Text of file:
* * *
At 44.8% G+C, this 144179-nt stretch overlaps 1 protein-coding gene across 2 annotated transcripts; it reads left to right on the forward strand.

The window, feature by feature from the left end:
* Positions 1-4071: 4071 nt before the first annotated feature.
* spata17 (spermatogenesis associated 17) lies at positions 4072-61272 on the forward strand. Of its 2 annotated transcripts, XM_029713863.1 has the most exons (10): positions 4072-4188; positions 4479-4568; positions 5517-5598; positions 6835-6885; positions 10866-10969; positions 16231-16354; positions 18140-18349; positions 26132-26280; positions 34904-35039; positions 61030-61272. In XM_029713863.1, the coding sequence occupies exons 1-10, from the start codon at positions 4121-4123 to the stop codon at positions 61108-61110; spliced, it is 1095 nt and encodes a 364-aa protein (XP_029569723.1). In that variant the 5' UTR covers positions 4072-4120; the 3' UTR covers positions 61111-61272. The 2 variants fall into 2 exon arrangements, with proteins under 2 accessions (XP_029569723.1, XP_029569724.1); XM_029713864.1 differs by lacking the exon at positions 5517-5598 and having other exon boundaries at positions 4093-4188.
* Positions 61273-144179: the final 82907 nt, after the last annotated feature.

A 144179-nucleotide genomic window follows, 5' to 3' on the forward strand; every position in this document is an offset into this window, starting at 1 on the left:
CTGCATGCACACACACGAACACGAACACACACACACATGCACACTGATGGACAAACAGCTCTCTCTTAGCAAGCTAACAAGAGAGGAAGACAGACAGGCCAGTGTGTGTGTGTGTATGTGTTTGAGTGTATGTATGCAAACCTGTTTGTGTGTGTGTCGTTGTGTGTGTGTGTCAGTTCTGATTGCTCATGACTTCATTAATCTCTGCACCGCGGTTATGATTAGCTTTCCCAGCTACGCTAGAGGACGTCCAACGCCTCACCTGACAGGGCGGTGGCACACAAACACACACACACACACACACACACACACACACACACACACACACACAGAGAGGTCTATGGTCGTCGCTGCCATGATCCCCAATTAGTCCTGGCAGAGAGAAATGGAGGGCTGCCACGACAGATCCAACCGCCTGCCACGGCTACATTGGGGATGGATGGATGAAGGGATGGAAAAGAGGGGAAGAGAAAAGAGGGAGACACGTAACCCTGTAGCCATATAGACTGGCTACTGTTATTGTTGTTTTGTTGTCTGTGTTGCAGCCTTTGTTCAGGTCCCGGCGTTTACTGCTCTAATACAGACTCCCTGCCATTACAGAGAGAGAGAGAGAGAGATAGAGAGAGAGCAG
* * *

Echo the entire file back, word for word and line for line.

At 44.8% G+C, this 144179-nt stretch overlaps 1 protein-coding gene across 2 annotated transcripts; it reads left to right on the forward strand.

The window, feature by feature from the left end:
* Positions 1-4071: 4071 nt before the first annotated feature.
* spata17 (spermatogenesis associated 17) lies at positions 4072-61272 on the forward strand. Of its 2 annotated transcripts, XM_029713863.1 has the most exons (10): positions 4072-4188; positions 4479-4568; positions 5517-5598; positions 6835-6885; positions 10866-10969; positions 16231-16354; positions 18140-18349; positions 26132-26280; positions 34904-35039; positions 61030-61272. In XM_029713863.1, the coding sequence occupies exons 1-10, from the start codon at positions 4121-4123 to the stop codon at positions 61108-61110; spliced, it is 1095 nt and encodes a 364-aa protein (XP_029569723.1). In that variant the 5' UTR covers positions 4072-4120; the 3' UTR covers positions 61111-61272. The 2 variants fall into 2 exon arrangements, with proteins under 2 accessions (XP_029569723.1, XP_029569724.1); XM_029713864.1 differs by lacking the exon at positions 5517-5598 and having other exon boundaries at positions 4093-4188.
* Positions 61273-144179: the final 82907 nt, after the last annotated feature.

A 144179-nucleotide genomic window follows, 5' to 3' on the forward strand; every position in this document is an offset into this window, starting at 1 on the left:
CTGCATGCACACACACGAACACGAACACACACACACATGCACACTGATGGACAAACAGCTCTCTCTTAGCAAGCTAACAAGAGAGGAAGACAGACAGGCCAGTGTGTGTGTGTGTATGTGTTTGAGTGTATGTATGCAAACCTGTTTGTGTGTGTGTCGTTGTGTGTGTGTGTCAGTTCTGATTGCTCATGACTTCATTAATCTCTGCACCGCGGTTATGATTAGCTTTCCCAGCTACGCTAGAGGACGTCCAACGCCTCACCTGACAGGGCGGTGGCACACAAACACACACACACACACACACACACACACACACACACACACACACACAGAGAGGTCTATGGTCGTCGCTGCCATGATCCCCAATTAGTCCTGGCAGAGAGAAATGGAGGGCTGCCACGACAGATCCAACCGCCTGCCACGGCTACATTGGGGATGGATGGATGAAGGGATGGAAAAGAGGGGAAGAGAAAAGAGGGAGACACGTAACCCTGTAGCCATATAGACTGGCTACTGTTATTGTTGTTTTGTTGTCTGTGTTGCAGCCTTTGTTCAGGTCCCGGCGTTTACTGCTCTAATACAGACTCCCTGCCATTACAGAGAGAGAGAGAGAGAGATAGAGAGAGAGCAG